October 2018: 206 vs. 275 in 10-17

November 2018: 390 vs. 364 in 11-17

December 20181,077 vs. 1,299 in 12/17

January 2019 1400 vs. 1165 in 1/18

For what it’s worth, this amounts to a statistically insignificant decrease of 1% rounded up.  While the December issuances were down, they rebounded in January to the tune of 20% over 2018.  At this point, we’ll have to wait until “high season”, i.e., from May-August, to see what’s really happening and what the prospects are for the 2019/20 academic year and beyond.  So far, so good for those US colleagues who recruit in Viet Nam.  Stay tuned!  

Source:  Monthly Nonimmigrant Visa Issuance Statistics

Shalom (שלום), MAA

The Metamorphosis of International Students Into Honorary US Nationalists: a View from Viet Nam

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Follow this link to read my latest article, which is about a phenomenon I’ve observed over the years, namely, how some young Vietnamese who study in the USA become what I refer to as honorary US nationalists.  (If you’re not sure what nationalism means, have a look at this 2016 essayHint:  It’s quite different from patriotism.)  

Here’s an excerpt:  

Overseas study is a unique opportunity to learn about the good, the bad, and the ugly of the host country, all the colors of its social, political, and economic rainbow, as it were, a sentiment echoed by Senator J. William Fulbright, whose name is synonymous with international educational exchange in the country of his birth:  There is nothing obscure about the objectives of educational exchange. Its purpose is to acquaint Americans with the world as it is and to acquaint students and scholars from many lands with America as it is–not as we wish it were or as we might wish foreigners to see it, but exactly as it is… [From the Forward of The Fulbright Program: A History]

My advice to these three young Vietnamese, whose stories I have shared, and others like them, regardless of nationality, is as follows: Learn more about your country’s history, the sacrifices made by previous generations, and the role of foreign powers in domestic affairs. Learn about other countries as they are, not as some people wish you to see them. Preserve your intellectual and spiritual independence and, by doing so, retain your integrity. Finally, never allow yourselves to be used by people whose primary concern is their own country, especially when those interests run contrary to those of your country, and other nations and peoples. Be true to yourselves and to historical truth.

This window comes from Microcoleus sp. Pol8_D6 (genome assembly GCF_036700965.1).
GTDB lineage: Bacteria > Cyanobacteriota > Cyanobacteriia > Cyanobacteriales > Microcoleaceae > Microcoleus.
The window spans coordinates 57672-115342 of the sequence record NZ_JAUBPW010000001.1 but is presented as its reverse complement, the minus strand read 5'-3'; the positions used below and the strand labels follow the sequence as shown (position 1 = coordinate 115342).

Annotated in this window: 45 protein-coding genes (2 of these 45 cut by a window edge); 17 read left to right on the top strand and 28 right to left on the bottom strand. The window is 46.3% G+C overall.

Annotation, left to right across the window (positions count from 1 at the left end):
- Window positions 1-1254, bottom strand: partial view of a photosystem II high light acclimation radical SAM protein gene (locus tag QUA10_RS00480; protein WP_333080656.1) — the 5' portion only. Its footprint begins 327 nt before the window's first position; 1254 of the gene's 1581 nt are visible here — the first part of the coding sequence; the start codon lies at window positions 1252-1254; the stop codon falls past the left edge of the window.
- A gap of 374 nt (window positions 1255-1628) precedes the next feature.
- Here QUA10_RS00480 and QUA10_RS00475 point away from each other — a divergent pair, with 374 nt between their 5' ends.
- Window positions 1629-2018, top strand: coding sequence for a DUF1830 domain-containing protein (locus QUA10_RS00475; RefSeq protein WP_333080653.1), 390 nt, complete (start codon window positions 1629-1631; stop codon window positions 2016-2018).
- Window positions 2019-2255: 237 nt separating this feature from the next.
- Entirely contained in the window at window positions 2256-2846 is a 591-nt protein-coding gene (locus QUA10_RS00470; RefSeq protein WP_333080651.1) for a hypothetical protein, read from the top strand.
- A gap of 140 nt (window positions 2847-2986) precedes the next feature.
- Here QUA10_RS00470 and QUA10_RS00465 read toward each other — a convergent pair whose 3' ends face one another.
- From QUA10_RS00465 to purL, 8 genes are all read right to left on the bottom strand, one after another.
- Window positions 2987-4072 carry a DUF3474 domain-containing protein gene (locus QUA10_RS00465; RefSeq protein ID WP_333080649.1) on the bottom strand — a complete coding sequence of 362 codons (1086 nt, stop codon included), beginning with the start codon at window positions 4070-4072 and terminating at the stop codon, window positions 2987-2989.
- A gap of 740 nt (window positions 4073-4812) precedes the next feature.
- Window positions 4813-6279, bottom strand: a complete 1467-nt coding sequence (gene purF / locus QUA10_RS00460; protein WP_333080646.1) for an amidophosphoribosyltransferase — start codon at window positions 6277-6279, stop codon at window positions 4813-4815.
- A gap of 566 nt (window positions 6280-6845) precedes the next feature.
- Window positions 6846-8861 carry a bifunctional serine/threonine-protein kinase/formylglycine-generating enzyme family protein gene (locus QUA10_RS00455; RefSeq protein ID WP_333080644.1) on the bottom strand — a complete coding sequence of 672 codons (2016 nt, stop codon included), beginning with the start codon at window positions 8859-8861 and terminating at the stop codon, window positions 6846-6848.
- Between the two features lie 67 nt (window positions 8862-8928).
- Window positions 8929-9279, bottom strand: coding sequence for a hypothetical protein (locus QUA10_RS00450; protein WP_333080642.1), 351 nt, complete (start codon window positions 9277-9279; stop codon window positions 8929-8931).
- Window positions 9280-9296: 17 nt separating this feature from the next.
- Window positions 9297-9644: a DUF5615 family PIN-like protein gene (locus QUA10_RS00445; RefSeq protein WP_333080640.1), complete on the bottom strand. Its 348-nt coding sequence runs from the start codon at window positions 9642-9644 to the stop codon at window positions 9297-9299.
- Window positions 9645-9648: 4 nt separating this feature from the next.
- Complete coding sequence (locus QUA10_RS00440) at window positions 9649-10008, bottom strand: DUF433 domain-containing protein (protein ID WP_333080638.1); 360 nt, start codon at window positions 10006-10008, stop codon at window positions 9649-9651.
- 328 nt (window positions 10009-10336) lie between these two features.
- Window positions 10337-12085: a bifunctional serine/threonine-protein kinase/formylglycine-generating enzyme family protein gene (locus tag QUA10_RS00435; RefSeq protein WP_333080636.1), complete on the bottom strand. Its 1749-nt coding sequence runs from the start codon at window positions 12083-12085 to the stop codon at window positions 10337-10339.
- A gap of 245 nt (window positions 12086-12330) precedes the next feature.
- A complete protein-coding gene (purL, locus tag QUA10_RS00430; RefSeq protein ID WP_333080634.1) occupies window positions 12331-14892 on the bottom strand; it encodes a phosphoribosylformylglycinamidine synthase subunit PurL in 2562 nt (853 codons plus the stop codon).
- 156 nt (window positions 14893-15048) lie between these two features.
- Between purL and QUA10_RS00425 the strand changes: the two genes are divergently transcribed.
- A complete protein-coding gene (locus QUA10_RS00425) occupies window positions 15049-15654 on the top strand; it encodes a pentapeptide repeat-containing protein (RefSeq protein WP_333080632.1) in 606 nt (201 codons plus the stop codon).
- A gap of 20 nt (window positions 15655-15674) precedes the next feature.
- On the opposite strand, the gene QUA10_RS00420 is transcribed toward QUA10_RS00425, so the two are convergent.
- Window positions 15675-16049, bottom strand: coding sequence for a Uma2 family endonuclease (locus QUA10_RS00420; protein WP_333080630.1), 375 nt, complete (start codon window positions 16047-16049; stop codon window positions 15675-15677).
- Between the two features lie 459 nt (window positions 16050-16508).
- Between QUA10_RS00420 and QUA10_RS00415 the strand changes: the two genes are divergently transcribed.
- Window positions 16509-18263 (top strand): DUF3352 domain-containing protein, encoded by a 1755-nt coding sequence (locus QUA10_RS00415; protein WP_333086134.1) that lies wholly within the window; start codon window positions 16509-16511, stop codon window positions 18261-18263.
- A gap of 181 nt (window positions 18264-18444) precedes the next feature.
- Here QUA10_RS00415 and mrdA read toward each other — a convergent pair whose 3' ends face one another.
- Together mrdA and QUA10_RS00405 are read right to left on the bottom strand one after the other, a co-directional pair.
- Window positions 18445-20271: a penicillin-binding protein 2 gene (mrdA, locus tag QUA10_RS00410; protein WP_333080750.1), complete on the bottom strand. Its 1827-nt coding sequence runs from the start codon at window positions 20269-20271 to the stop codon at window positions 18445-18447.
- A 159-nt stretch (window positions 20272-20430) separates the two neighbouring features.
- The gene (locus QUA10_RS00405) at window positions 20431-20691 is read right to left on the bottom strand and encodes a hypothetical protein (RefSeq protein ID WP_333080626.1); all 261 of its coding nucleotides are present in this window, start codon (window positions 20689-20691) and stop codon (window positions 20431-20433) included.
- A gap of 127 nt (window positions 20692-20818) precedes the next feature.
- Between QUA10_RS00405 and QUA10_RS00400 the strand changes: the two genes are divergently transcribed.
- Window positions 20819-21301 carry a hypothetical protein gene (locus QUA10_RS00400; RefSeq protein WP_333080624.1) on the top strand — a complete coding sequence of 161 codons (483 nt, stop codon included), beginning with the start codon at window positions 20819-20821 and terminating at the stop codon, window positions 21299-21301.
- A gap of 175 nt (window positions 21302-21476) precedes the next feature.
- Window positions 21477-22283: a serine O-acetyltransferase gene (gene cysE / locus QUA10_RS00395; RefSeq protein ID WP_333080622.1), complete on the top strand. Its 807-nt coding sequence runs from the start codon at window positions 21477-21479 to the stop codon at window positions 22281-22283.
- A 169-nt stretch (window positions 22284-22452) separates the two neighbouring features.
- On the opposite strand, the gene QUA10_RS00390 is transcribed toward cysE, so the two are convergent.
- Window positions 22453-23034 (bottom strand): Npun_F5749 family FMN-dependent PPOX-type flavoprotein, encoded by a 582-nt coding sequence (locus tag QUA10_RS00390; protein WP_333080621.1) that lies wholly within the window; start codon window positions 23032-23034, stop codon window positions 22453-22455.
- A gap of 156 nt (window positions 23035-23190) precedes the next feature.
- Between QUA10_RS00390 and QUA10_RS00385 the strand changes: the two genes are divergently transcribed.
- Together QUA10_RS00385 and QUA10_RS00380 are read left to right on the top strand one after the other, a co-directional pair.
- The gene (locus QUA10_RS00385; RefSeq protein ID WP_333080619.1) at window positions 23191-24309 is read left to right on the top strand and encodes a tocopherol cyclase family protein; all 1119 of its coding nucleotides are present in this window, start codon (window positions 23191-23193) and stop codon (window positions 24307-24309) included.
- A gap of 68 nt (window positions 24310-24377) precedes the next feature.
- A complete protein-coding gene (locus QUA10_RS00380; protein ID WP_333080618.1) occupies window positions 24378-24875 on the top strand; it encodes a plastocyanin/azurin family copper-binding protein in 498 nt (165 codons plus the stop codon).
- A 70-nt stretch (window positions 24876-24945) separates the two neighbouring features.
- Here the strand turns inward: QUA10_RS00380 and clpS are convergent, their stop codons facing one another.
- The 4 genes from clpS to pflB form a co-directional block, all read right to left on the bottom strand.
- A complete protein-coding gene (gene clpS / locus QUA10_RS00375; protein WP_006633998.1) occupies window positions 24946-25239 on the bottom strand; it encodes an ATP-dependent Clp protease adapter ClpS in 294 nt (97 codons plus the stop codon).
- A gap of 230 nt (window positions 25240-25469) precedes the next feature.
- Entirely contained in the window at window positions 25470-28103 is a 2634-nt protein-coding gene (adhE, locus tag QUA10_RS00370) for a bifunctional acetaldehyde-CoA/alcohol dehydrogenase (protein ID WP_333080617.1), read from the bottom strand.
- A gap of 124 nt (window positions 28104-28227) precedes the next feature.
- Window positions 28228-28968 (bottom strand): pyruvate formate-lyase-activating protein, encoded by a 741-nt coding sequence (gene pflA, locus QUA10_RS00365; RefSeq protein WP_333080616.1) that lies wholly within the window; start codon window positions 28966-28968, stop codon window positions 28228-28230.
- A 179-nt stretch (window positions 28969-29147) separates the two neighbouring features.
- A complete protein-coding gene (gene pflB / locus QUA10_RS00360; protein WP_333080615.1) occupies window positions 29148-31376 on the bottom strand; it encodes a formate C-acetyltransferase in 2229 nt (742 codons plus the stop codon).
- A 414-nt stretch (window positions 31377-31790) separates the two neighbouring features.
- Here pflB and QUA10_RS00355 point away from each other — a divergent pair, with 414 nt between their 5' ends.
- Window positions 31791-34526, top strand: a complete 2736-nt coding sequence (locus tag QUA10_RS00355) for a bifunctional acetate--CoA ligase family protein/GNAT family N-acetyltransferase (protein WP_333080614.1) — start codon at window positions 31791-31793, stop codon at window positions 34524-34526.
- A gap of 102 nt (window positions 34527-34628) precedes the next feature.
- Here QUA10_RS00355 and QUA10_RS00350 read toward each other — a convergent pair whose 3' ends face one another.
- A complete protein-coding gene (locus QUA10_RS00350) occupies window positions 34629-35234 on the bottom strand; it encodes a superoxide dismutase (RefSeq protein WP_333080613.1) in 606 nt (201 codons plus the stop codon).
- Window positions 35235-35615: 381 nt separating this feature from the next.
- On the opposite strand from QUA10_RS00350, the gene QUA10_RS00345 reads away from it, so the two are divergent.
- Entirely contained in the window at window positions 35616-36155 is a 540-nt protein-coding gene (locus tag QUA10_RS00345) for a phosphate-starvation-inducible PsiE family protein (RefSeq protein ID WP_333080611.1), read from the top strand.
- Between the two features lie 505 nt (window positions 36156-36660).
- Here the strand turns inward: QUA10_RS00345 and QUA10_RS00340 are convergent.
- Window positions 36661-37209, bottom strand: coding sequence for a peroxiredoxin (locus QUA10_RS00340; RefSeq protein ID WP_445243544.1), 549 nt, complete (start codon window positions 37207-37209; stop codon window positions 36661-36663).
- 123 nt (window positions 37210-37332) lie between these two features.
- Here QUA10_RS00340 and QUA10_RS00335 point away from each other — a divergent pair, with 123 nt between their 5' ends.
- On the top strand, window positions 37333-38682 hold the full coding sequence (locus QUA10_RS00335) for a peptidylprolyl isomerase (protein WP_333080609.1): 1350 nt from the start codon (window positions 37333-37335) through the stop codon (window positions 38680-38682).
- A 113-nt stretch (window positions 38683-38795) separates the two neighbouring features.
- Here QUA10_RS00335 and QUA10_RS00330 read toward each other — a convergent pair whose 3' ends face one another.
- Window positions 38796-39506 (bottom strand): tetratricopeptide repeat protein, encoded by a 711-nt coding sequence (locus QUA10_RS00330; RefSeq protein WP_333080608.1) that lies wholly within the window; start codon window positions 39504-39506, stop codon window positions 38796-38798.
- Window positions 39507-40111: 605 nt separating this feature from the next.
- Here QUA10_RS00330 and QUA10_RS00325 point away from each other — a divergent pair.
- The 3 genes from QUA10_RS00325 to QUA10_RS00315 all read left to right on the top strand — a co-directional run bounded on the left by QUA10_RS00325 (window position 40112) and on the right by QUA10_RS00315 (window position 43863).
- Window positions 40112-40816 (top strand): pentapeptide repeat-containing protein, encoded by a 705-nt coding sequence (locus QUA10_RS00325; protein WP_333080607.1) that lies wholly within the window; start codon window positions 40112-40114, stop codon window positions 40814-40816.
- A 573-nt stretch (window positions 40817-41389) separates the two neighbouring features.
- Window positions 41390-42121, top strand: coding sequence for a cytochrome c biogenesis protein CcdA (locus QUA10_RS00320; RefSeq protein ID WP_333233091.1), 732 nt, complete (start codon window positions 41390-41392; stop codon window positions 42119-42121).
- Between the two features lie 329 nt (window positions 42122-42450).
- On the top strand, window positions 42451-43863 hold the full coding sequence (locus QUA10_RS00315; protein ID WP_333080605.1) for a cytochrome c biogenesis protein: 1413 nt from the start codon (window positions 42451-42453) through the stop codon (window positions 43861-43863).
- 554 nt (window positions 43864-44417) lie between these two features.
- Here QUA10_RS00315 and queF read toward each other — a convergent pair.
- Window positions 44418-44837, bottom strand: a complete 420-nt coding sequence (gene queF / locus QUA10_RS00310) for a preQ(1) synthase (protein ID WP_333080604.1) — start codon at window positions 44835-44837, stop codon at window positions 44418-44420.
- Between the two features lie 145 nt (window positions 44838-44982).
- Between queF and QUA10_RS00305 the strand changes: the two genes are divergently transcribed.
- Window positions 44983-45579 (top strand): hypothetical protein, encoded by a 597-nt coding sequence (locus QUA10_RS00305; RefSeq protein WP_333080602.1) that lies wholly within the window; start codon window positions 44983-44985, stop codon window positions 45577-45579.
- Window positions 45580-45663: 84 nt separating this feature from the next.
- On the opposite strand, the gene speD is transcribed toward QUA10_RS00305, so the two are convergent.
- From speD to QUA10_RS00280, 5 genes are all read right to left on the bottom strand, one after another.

Shalom (שלום), MAA

Top US 10 States & Leading Host Institutions by Location

open doors 2018689,063 international students in the US in 2017/18, or 63% of the total, studied in 10 states, according to Open Doors 2018 data.  You can see a list of 50 states and some US territories by following this link, or click on each state below to see its fact sheet (PDF download).  Each fact sheet lists the top 5 places of origin for international students by percentage and the top five host institutions in that state, in addition to the percentage change from the previous academic year and the estimated international student expenditure in that state.  

1) CA: 161,942
2) NY: 121,260
3) TX: 84,348
4) MA: 68,192
5) IL: 53,362
6) PA: 51,817
7) FL: 46,516
8) OH: 37,583
9) MI: 34,049
10) IN: 29,994

You’ll notice that most have large urban centers, which is where most US Americans lives.  Below is a composite image of the continental US at night in 2016.  (Credits: NASA Earth Observatory images by Joshua Stevens, using Suomi NPP VIIRS data from Miguel Román, NASA’s Goddard Space Flight Center)  

us map at night 2018 nasa

Now here are the top 25 leading host institutions, which enrolled 251,972 international students last year, or 23% of the total, followed by a map of the US that indicates clusters of high international enrollment.

top 10 leading institutions

11-20 top

21-25

usa map enrollments

One conclusion to be drawn from the above is that if your institution is not located in one of the top 10 states, the challenge of recruiting international students, in addition to everything else that is currently on our collective plate, is more daunting.  You simply have to be more proactive and, to use an old tagline, try harder.  There are many individual success stories and concrete reasons for institutions’ success in international student recruitment.  

Shalom (שלום), MAA